Thousands March on Day of Action

Thousands of protesters gathered downtown to support public education.
Thousands of protesters gathered downtown to support public education.

NEIU and CSU, in conjunction with many schools around the city and state, joined in a one-day rally to shut down Chicago or #ShutDownChi in protest of cuts to public education.

April 1 marked the tenth consecutive month Illinois has gone without a state budget. Without a budget the state has withheld its usual payouts to all that receive money appropriated from the state except a few city ordered child care and family court service providers.

As a result, over the last few months many nonprofits, public schools and universities and social services have moved from money saving measures to full-on closure proceedings. Most notably, Chicago State University (CSU) not only sent out layoff notices to its 900 employees but has also requested that staff turn in their keys by April 4 in order to be completely shut down by April 30.

Without its state appropriation, NEIU is not far behind CSU, though not as immediately.

“I’ve never seen this commons look so good! And that’s because we’re all here and we’re united to get this mission done so we can be about those jobs that we want to do,” said rally co-organizer Linda Loew, who has taken a 20 percent pay cut among the rest of NEIU’s employees to keep students in their classes.

She continued, “People have asked me, ‘What do Chicago teachers have to do with the rest of us?’ They have everything to do with us! Our crisis is one crisis! Our struggle for funding and racial and economic justice are inextricably bound. Many of the graduates of Chicago Public Schools come to school at our university, NEIU.

“And we turn out the future teachers from the College of Education. Our public universities are a beacon of a dream that many gave their lives to establish in the first place. So, we can not let the governor or anyone take that away from our students and all of us who serve them.”

The NEIU Day of Action rally began with a New Orleans style funeral march to symbolize the death of higher public education. When the protesters came back from a four block walk to Bryn Mawr and Kimball and back they were greeted with a symbolic phoenix.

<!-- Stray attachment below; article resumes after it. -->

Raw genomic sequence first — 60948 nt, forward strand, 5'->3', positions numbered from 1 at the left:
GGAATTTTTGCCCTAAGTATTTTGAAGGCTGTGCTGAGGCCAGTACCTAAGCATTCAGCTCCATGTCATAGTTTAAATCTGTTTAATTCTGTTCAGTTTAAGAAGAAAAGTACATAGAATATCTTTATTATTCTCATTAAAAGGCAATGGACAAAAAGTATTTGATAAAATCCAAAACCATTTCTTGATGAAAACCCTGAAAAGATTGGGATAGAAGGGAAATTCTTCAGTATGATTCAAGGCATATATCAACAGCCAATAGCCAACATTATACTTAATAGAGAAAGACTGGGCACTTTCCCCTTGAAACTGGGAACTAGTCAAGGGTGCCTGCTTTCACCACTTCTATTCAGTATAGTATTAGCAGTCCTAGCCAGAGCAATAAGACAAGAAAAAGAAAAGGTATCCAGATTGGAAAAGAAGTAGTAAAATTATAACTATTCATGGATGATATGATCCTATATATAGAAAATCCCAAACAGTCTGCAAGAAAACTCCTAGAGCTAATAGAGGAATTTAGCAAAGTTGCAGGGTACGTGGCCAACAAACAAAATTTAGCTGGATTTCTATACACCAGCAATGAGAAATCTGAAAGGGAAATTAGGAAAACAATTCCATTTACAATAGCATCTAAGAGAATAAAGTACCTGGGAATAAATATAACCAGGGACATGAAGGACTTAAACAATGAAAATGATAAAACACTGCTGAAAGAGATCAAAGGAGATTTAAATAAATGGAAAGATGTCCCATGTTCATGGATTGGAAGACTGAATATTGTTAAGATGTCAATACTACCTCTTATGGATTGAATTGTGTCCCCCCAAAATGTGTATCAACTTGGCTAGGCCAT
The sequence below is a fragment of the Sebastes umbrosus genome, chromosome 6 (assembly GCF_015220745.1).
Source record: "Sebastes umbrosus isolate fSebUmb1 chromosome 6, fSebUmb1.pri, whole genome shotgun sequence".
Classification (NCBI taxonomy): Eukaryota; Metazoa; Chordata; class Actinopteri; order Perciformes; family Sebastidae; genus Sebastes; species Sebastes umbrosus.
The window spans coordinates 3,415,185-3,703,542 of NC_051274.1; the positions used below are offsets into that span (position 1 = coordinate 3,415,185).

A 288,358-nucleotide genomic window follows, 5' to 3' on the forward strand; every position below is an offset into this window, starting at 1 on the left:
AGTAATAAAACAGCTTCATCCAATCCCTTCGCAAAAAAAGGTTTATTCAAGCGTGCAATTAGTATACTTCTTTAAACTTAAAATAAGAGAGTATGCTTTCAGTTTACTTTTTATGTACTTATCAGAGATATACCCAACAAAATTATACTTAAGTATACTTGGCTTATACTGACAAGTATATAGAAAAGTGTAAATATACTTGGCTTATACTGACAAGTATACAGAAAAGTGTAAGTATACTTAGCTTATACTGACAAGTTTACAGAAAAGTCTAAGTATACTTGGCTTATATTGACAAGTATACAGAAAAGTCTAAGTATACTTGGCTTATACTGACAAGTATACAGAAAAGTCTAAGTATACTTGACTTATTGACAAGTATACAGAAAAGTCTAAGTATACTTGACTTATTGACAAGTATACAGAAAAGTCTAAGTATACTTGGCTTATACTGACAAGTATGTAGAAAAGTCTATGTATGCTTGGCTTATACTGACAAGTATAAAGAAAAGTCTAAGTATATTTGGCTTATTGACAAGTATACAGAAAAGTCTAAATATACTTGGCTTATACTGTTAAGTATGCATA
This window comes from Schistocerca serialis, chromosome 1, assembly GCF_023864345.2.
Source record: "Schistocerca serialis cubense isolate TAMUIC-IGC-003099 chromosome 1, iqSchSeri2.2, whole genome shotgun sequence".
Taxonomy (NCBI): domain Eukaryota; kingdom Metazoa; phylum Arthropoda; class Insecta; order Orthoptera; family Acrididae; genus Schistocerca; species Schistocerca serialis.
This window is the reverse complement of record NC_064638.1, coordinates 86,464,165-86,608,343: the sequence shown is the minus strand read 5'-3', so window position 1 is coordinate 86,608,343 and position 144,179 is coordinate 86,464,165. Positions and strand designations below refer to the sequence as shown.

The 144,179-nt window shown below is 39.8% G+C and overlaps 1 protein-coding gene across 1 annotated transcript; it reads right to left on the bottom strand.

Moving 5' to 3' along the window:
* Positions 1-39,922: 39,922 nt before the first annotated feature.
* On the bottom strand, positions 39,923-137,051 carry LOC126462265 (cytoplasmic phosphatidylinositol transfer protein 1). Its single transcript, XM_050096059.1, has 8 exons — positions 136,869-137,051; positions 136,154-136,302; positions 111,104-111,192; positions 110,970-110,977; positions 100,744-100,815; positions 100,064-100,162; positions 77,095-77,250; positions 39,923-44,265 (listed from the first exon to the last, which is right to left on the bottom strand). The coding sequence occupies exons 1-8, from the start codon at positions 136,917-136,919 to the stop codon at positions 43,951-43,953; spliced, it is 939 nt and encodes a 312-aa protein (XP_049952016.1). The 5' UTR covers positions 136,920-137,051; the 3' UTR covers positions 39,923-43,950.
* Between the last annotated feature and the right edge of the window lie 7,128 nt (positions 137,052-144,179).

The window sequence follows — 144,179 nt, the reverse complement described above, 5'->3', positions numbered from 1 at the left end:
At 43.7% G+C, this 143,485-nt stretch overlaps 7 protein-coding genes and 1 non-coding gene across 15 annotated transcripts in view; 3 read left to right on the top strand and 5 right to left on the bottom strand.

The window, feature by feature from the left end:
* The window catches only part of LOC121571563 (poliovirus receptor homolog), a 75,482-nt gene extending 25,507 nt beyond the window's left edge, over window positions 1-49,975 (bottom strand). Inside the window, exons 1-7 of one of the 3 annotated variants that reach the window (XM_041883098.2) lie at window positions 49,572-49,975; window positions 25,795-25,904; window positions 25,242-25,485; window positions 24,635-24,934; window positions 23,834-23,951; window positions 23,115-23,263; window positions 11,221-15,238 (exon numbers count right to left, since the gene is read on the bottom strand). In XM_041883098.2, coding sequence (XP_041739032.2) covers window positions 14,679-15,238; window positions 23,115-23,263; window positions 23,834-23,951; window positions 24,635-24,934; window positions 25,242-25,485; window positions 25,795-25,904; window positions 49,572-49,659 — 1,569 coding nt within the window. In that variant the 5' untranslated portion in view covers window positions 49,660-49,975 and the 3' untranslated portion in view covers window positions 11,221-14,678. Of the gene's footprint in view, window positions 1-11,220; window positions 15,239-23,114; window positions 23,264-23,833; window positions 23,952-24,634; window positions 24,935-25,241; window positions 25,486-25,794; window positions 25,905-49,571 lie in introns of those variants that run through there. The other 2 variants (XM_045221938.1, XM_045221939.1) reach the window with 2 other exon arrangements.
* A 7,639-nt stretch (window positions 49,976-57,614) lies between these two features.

“We are here to mourn the death of public education and much like the pheonix here behind me, we, too will rise from the ashes that have been burned from Bruce Rauner,” said Jessica Alaniz, #BruceBetterHaveOurMoney organizer and the president of NEIU’s sociology club.

A host of speakers motivated a vocal crowd of about 1,000 gathered teachers, parents and children of all ages. They listened, cheered and booed for over an hour in the chilly rain displaying homemade signs and CTU provided strike signs.

After the outdoor rally, participants were invited to a teach-in session in the Ronald Williams Library followed by boarding busses headed for the James R.Thompson Center state building downtown. Those busses arrived to a large waiting state and local police presence and a small group of protesters already on site.

Not long after the first bus of NEIU protesters arrived, groups of protesters from all sides of the city converged from all directions. The crowd went from a few hundred people to several thousand within 30 minutes. The Thompson Center plaza could not contain the crowd as it spilled onto the surrounding streets blocking traffic in all directions.

As the rally began, McDonald’s worker and FightFor15 representative, Adriana Alvarez, said,“In Illinois 51 percent of fast food workers are on public assistance. That costs us, all of Illinois’s taxpayers, 368 million dollars a year.”

She represented one of the many union groups showing support for CTU that day. The estimated 15,000 in attendance marched with coordinators who lead the rally as it turned into a march. The march headed down Lasalle Street toward Wacker Street and then east to Michigan Avenue.

Soon after the protesters went from blocking traffic in a single direction to blocking traffic entirely as it snaked toward Monroe Avenue. The group was escorted by local and state law enforcement. The group stretched back for more than three blocks.

The group made its way southeast toward Lake Shore Drive and blocked traffic in both directions. Police herded protesters from Lake Shore Drive on to the sidewalks and west bound on Monroe Avenue. Mounted police, police on bicycles, in cars and on foot from various districts were out to block protesters from Lake Shore Drive.

Shortly after 5 p.m. a group broke off and walked ahead of its police escort. According to, three arrests were made.

Theodore Roosevelt High School teacher, Tim Meegan said, “They call our strike illegal. They said we would have no support but look at us … CTU is the one organization that stands in the way of mass privatization of our schools … At Roosevelt we’ve lost so much.They can’t step on our necks when we stand up!”